Initial Visibility Woes
by Peter Higgins

Quick Cookie: How to set the initial visibility state of an element to allow for fade-in animation on page load.

The browsers don’t help here any. While Dojo and other toolkits take much of the pain away from cross-browser incompatibles, there are some fundamental things in play when dealing with opacity that must be taken into consideration.

If you wanted to set an element 50% transparent in a cross-browser way in CSS you’d do something like:

#el { 
	opacity:0.5;
	#filter:alpha(50);
}

And while this works, it doesn’t allow you to animate the opacity for that element in Internet Explorer. It causes a sort of double-filter and has predictable though undesirable results.

You can easily “setup” the element properly to allow for opacity animations by using dojo.style on a “plain” node (with no opacity: or filer: CSS rules):

dojo.style("el", "opacity", 0);

But in order to do that, we must wait until the DOM is ready:

dojo.addOnLoad(function(){
	dojo.style("el", "opacity", 0);
});

Unfortunately, after the DOM is ready, the element is visible to our user then immediately goes to 0% opacity. We could set display:none in CSS, but that is slightly different as our element will have no dimensions and take up no space in the layout.

A quick and dirty solution I use from time to time to work around this browser quirk involves setting the initial state in pure CSS with visibility:hidden (by way of a special .className), and registering an addOnLoad function to fix those nodes with proper opacities.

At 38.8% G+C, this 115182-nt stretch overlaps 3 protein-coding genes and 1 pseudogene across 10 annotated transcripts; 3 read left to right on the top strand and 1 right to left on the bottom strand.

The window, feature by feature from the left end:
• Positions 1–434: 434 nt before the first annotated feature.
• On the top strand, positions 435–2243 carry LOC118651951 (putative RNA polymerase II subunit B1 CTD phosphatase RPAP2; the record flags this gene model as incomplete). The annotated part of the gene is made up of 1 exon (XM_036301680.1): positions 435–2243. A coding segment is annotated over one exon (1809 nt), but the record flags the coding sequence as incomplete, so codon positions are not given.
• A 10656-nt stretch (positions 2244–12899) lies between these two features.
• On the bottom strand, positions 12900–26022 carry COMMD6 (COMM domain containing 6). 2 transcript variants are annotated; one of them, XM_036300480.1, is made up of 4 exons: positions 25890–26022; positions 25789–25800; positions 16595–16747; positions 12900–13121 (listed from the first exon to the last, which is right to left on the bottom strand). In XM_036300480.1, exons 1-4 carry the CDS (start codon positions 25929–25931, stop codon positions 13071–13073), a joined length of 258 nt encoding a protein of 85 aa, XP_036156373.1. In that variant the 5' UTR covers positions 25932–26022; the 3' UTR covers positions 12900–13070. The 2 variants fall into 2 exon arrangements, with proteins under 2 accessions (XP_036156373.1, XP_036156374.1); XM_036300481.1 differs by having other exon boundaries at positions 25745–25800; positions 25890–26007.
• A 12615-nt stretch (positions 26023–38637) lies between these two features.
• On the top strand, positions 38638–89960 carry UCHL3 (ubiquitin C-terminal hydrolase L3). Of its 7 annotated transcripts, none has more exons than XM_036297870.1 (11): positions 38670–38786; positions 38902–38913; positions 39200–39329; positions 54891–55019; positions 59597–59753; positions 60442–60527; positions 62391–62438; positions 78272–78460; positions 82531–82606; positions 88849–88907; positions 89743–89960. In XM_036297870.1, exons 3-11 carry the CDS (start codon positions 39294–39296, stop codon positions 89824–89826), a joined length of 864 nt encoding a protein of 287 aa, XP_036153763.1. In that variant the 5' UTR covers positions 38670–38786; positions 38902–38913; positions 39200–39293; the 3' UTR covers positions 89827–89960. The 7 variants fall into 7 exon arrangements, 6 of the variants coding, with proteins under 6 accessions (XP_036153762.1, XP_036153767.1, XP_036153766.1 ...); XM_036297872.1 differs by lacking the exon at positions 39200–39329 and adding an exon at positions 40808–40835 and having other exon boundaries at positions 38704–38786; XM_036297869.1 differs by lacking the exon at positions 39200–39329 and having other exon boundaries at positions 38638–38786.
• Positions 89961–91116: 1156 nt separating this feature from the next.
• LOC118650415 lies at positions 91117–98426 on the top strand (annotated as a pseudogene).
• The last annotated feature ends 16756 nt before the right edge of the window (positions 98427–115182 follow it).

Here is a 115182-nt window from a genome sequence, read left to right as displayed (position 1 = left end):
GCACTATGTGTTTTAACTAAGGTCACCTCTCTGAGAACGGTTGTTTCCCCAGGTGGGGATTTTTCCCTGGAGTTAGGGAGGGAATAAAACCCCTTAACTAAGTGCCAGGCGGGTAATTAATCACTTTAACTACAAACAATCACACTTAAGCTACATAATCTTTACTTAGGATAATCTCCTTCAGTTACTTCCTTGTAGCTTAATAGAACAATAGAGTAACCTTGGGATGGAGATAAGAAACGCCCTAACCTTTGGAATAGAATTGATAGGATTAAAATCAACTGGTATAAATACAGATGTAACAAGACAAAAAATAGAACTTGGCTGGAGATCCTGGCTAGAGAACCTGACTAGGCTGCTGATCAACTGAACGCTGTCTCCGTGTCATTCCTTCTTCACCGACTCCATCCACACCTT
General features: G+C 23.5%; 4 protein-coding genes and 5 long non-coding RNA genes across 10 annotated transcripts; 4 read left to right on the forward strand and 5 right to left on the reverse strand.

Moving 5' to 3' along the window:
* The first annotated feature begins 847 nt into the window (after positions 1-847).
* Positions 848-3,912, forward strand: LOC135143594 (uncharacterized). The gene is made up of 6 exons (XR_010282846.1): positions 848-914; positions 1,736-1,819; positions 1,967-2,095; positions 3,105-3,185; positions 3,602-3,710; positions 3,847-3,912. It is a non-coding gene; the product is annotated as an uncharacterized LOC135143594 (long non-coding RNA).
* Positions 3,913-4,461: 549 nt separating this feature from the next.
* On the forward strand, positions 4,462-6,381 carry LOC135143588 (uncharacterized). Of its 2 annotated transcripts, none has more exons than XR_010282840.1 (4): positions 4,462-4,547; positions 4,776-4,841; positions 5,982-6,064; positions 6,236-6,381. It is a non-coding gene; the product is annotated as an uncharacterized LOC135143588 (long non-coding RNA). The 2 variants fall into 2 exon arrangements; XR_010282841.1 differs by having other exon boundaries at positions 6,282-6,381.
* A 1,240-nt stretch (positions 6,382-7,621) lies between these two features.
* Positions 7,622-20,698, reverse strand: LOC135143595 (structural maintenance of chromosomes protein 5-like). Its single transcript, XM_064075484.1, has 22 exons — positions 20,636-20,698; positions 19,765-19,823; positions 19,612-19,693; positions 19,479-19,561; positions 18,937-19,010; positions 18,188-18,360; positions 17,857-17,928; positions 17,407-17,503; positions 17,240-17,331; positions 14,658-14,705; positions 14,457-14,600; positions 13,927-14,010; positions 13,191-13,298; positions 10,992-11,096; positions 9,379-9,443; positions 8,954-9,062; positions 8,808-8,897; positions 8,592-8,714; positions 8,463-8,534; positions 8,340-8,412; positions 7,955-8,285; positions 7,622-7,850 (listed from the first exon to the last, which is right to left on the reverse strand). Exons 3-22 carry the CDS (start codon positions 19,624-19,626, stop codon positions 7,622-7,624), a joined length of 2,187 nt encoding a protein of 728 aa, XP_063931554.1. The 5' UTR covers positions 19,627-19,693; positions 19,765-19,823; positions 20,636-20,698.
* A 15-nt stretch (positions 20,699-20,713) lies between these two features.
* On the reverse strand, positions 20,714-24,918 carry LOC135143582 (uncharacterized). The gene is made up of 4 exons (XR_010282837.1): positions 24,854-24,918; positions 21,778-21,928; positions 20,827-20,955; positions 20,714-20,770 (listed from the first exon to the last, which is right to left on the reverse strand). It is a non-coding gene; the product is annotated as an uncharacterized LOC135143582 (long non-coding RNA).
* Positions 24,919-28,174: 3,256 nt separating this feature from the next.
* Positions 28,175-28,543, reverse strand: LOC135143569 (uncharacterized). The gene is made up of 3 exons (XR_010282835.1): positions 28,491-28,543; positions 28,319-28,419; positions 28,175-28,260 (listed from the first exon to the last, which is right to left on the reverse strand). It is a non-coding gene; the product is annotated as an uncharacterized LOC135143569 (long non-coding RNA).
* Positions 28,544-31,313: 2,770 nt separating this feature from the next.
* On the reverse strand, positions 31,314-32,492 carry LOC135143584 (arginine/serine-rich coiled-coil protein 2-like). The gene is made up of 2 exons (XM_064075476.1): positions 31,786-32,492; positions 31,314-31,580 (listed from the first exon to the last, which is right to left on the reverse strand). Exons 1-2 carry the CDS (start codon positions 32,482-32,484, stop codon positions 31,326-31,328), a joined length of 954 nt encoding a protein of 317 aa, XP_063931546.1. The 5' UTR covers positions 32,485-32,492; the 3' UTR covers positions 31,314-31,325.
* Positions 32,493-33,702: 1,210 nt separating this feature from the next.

Start with a plain CSS class unique to the nodes we want to add this behavior to. I use startsHidden:

.startsHidden {
	visibility:hidden;
}

No, when our page starts, all nodes with this class will be in a sort of “simulated” opacity:0 mode. Now we can use dojo.query and that class to find and adjust all our nodes very easily:

dojo.addOnLoad(function(){
	dojo.query(".startsHidden")
		.style("opacity", 0)
		.removeClass("startsHidden")
	;
})

At this point, we can easily (and safely) fade in any of those nodes at any time and not have to concern ourselves with the complexities and nuances of IE’s filter: rules.

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This entry was posted on Sunday, February 8th, 2009 at 12:59 am and is filed under Dojo Cookies. You can follow any responses to this entry through the RSS 2.0 feed. You can leave a response, or trackback from your own site.

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